So, you’ve found a car you’re interested in buying. You’ve gone over the basic questions you need to ask the vendor, and you’re pretty sure that you’re going to be able to spot any obvious signs of wear and tear. But there’s an enemy you might not have considered: Flood damage - a dangerous consequence of harsh weather that could have costly, or even terminal, implications moving forward, and you’d be amazed how often it is never picked up.
Flood damage can really occur at any time of the year, especially amid the southern states more humid and damp climate, but during winter’s grip, excessive rainfall makes the issue much more widespread. Burst river banks or flash flooding can effectively write off hundreds of vehicles in one foul swoop.
Individuals looking to purchase vehicles at second-hand car yards are most at risk of being duped by dishonest salesmen. But plenty of used vehicles are pawned off to unsuspecting customers in private sales too. You see, unfortunately for those affected by flooding, car insurers typically write off 70 percent of flood-damaged cars, tempting many owners to avoid making claims and selling privately instead.
Flood-damaged vehicles can be repaired, and if they have been restored, they will carry a seal of approval that must be declared by car yards or private sellers. But if you end up with a vehicle that does have unreported flood damage, chances are, it’s not going to be an easy fix and may require a full restoration. Depending on the severity of flood damage, the associated costs are sometimes enormous and often unending, especially among modern vehicles with complicated electronics.
Particularly if you live in an area impacted by significant rainfall, or indeed if you purchasing a vehicle during the winter months, you need to school yourself on how to effectively inspect a vehicle for flood damage. So, in light of that, we’ve compiled some precautionary checks that you can conduct in order to better protect yourself and ensure you aren’t caught out:
Trust Your Senses
When inspecting a vehicle, it is important to pay attention to your senses. You’ll want to stand back and get an overall impression of the vehicle, and when you do, be sure to take note if its windows have been left open. Ask yourself why that might be - is it an innocent nuance for the purposes of display, or is the owner trying to ventilate the vehicle?
Moving closer to inspect the vehicle's interior, does the upholstery smell damp or musty? Be certain to question the owner about it and gauge their reaction. Don’t be fooled by perfumes such as air fresheners or excessive interior polish - get in there and use your hands to feel for wetness.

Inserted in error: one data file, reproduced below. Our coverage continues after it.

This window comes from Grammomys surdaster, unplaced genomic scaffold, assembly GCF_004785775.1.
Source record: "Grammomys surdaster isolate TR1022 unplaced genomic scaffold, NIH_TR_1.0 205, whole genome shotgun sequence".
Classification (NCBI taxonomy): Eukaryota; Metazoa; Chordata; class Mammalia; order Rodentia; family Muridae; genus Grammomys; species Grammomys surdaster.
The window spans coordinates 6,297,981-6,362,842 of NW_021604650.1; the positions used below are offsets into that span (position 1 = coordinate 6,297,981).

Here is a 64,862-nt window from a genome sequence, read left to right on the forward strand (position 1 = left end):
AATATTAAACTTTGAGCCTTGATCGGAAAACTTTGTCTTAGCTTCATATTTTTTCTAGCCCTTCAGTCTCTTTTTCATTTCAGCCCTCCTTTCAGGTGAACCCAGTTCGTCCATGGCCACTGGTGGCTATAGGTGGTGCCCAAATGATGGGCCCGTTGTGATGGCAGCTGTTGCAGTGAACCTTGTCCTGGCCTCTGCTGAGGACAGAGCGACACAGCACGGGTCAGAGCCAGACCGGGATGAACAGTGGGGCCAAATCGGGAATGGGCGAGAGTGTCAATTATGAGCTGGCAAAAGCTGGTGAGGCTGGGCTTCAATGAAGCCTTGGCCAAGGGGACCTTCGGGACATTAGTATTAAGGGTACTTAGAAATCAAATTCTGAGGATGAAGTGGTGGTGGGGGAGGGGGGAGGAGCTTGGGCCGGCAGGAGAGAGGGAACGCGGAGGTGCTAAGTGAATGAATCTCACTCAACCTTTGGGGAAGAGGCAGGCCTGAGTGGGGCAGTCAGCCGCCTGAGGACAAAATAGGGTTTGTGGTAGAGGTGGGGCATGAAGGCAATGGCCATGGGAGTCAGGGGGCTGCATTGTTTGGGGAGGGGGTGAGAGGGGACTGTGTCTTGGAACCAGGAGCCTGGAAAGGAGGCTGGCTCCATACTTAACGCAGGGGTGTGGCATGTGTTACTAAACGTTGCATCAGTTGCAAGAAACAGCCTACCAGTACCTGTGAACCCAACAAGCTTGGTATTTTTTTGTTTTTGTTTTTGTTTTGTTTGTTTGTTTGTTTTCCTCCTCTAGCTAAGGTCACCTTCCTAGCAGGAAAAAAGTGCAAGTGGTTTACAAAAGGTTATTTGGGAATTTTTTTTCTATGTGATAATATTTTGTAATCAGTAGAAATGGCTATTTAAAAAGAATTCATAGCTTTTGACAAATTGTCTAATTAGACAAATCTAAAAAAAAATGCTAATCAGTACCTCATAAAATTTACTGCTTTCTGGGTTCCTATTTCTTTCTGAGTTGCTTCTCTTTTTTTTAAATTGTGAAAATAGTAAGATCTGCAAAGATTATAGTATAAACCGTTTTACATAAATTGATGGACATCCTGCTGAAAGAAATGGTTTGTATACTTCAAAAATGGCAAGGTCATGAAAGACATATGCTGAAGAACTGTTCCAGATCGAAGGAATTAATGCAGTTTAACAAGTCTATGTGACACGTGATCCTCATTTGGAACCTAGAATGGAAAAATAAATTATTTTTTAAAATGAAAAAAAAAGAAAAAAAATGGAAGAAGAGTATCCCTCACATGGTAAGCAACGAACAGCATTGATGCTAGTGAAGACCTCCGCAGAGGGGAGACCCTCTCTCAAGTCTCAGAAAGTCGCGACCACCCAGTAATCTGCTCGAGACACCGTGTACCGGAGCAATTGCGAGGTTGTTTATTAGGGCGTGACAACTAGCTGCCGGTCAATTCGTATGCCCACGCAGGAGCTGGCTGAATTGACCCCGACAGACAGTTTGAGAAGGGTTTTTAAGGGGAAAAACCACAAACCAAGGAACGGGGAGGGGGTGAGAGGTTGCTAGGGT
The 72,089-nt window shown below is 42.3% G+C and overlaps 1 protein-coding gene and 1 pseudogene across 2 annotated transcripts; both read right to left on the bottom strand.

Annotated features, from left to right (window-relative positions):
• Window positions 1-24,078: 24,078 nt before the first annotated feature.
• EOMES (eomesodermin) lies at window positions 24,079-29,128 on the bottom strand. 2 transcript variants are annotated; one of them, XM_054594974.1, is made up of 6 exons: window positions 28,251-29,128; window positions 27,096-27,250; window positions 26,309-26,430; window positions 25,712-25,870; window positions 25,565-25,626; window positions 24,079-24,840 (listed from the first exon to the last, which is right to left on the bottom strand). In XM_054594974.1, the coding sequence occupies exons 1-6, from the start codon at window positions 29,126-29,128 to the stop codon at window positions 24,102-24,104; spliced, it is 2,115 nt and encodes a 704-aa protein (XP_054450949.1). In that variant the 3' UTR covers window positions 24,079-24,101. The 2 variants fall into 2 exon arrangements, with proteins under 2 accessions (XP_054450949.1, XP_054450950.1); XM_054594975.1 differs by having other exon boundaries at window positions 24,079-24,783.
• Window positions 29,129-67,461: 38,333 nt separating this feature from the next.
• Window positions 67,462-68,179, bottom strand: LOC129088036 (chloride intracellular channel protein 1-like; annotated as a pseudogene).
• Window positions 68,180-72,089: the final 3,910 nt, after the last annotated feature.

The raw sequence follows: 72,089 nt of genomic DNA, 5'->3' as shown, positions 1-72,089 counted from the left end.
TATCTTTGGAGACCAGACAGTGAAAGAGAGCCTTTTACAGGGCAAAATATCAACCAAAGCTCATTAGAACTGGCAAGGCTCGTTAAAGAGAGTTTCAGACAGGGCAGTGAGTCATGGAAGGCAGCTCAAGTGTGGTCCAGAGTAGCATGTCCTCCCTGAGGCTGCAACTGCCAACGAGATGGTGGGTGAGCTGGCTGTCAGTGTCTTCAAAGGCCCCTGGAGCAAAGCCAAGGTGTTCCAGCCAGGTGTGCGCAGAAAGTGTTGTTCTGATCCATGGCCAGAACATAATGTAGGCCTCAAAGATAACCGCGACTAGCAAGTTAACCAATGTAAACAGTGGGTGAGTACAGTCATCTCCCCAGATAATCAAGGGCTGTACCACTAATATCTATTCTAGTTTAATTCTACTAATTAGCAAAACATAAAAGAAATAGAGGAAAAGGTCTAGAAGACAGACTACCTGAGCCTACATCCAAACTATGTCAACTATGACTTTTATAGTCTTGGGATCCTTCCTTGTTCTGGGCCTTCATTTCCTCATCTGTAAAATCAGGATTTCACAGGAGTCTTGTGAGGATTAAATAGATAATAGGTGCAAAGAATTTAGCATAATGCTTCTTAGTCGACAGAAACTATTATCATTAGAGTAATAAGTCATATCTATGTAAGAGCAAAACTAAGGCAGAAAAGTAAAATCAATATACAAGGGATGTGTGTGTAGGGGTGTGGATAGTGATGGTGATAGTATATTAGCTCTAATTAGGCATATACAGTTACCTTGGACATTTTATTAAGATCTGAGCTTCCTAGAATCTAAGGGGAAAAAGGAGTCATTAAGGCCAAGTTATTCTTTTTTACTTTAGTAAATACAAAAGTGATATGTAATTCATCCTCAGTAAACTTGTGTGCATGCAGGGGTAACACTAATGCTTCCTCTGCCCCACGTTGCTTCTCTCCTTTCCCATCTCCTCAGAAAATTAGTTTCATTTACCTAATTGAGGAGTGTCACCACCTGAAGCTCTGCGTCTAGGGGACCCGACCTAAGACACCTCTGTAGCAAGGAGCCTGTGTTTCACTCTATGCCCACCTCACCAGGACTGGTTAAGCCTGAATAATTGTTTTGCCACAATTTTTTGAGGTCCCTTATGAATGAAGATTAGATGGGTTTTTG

The same rules of sight, touch, and smell apply throughout the rest of the vehicle’s exterior, engine bay, and trunk. In the case of rust, make sure you’re able to determine signs of corrosion before viewing.
In flood-damaged vehicles, always inspect the spare wheel well for any signs of dampness or corrosion. Get underneath the wheel arches and check the condition of the brake and suspension components too. Remember to keep in mind the vehicle's age and mileage and question whether there looks to be more or less the appropriate amount of wear and tear versus that information. Any sand, salt, or mud is usually a bad sign and warrants questioning the vendor.
Another trick is to unscrew the oil filler and look at the underside of its cap - if you can see a white, non-soluble substance, that could be a sign of water inside the engine oil or a damaged head gasket.
Once you’ve ticked off the above steps, it’s time to turn on the ignition and eliminate any possible electrical malfunctions that might have resulted from flood damage. Firstly, put the key in the ignition and check that all the warning lights are working. Remember to actually start the engine and take note that all of the warning lights have gone out. Across most states in the US, dashboard lights have all the lights gone out? In states requiring vehicle inspection tests during ownership transfer, vehicles with flashing dash lights may not pass.
It is also worth testing that all electrical features of the car are in order, such as the stereo, windows and mirrors, are working. Again, question anything that seems out of the ordinary, especially if you’ve noticed corrosion or dampness in combination with this occurrence.
Other tricks that can be attempted from inside the vehicle during a test drive is to put the heater on full blast - if the windows steam up, there could well be a source of moisture inside the vehicle.
Do Your Homework
Don’t skimp on checking over paperwork, and be suspicious of vehicles that come with little or missing information - records of maintenance should be kept by all individuals, so question if documentation is scarce.
Remember, you should be able to request basic vehicle history information from the vehicle transportation association in your state. For example, in Maryland, The Maryland Motor Vehicle Administration can provide you with the basic title information showing the history of the vehicle while it has been registered in Maryland. But keep in mind that if the vehicle has been salvaged and re-titled in another state it may not appear on the Maryland MVA vehicle history.
The hard and fast rule is to not let emotion sway your decision making when purchasing a vehicle. If you’ve performed the above checks and you’re still feeling dicey, the chances are that it probably isn’t a good call. Trust your gut and don’t be afraid to walk away or defer your decision. There will always be another vehicle and it isn’t worth taking an unnecessary risk.